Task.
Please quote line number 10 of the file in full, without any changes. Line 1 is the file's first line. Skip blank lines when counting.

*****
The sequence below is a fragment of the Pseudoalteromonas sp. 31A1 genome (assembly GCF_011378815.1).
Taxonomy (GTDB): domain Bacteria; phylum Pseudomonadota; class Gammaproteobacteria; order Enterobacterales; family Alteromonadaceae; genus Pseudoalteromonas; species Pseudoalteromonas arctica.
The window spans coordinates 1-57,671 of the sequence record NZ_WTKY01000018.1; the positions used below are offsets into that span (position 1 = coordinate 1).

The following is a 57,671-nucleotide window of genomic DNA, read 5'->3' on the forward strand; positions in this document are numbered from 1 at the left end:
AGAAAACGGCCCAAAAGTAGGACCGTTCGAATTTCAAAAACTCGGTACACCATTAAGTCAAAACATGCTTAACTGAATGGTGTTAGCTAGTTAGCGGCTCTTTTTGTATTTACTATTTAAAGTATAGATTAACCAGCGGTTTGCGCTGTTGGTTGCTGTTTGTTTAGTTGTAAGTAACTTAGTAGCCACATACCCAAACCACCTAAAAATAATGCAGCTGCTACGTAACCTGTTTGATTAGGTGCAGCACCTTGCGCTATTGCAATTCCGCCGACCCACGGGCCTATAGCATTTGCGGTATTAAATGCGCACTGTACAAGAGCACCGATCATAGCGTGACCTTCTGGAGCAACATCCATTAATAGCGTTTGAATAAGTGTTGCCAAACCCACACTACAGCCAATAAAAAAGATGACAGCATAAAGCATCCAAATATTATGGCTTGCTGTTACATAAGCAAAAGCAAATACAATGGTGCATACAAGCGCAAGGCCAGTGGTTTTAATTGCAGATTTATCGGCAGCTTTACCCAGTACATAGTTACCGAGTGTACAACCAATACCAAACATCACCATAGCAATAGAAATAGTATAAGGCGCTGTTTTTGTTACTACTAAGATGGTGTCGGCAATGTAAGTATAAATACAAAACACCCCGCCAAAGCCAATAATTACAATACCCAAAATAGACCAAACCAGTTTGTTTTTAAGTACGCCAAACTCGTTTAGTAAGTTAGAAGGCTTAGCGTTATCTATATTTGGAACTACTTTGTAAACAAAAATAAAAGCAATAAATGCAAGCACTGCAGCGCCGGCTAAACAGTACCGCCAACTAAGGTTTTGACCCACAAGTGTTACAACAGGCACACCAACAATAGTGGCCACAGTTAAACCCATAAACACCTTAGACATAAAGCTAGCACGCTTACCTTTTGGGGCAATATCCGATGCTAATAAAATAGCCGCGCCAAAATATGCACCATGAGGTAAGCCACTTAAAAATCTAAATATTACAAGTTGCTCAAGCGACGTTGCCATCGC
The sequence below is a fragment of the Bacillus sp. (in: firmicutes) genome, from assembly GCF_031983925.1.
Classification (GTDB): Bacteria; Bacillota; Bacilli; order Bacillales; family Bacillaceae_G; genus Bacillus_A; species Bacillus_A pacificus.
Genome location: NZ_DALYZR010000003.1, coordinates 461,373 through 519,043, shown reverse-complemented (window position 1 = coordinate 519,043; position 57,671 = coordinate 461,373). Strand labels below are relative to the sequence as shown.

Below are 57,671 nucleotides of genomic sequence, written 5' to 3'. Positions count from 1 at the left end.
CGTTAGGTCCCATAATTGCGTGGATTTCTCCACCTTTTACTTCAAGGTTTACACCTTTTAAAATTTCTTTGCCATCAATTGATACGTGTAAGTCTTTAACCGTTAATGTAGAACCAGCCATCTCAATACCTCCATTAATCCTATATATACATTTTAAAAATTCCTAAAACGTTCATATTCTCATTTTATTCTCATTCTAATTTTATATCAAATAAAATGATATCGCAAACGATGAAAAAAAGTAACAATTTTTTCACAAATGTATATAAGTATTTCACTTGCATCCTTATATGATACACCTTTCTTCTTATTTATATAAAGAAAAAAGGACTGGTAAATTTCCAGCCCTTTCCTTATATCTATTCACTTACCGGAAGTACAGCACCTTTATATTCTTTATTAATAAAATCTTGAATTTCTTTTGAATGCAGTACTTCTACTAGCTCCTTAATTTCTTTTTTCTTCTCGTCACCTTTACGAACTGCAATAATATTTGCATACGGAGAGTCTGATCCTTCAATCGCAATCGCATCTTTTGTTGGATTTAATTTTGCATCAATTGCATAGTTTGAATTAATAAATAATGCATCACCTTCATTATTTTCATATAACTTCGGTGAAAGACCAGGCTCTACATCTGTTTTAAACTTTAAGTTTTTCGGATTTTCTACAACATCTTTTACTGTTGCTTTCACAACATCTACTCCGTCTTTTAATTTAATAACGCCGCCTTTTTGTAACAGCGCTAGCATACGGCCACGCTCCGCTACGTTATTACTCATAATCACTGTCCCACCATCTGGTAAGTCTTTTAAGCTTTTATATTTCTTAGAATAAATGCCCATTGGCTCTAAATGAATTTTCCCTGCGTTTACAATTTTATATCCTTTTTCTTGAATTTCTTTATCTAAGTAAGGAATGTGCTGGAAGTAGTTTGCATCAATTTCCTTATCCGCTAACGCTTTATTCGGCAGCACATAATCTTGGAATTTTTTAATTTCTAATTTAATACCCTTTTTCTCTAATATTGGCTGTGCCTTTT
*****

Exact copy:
CGTTAGGTCCCATAATTGCGTGGATTTCTCCACCTTTTACTTCAAGGTTTACACCTTTTAAAATTTCTTTGCCATCAATTGATACGTGTAAGTCTTTAACCGTTAATGTAGAACCAGCCATCTCAATACCTCCATTAATCCTATATATACATTTTAAAAATTCCTAAAACGTTCATATTCTCATTTTATTCTCATTCTAATTTTATATCAAATAAAATGATATCGCAAACGATGAAAAAAAGTAACAATTTTTTCACAAATGTATATAAGTATTTCACTTGCATCCTTATATGATACACCTTTCTTCTTATTTATATAAAGAAAAAAGGACTGGTAAATTTCCAGCCCTTTCCTTATATCTATTCACTTACCGGAAGTACAGCACCTTTATATTCTTTATTAATAAAATCTTGAATTTCTTTTGAATGCAGTACTTCTACTAGCTCCTTAATTTCTTTTTTCTTCTCGTCACCTTTACGAACTGCAATAATATTTGCATACGGAGAGTCTGATCCTTCAATCGCAATCGCATCTTTTGTTGGATTTAATTTTGCATCAATTGCATAGTTTGAATTAATAAATAATGCATCACCTTCATTATTTTCATATAACTTCGGTGAAAGACCAGGCTCTACATCTGTTTTAAACTTTAAGTTTTTCGGATTTTCTACAACATCTTTTACTGTTGCTTTCACAACATCTACTCCGTCTTTTAATTTAATAACGCCGCCTTTTTGTAACAGCGCTAGCATACGGCCACGCTCCGCTACGTTATTACTCATAATCACTGTCCCACCATCTGGTAAGTCTTTTAAGCTTTTATATTTCTTAGAATAAATGCCCATTGGCTCTAAATGAATTTTCCCTGCGTTTACAATTTTATATCCTTTTTCTTGAATTTCTTTATCTAAGTAAGGAATGTGCTGGAAGTAGTTTGCATCAATTTCCTTATCCGCTAACGCTTTATTCGGCAGCACATAATCTTGGAATTTTTTAATTTCTAATTTAATACCCTTTTTCTCTAATATTGGCTGTGCCTTTT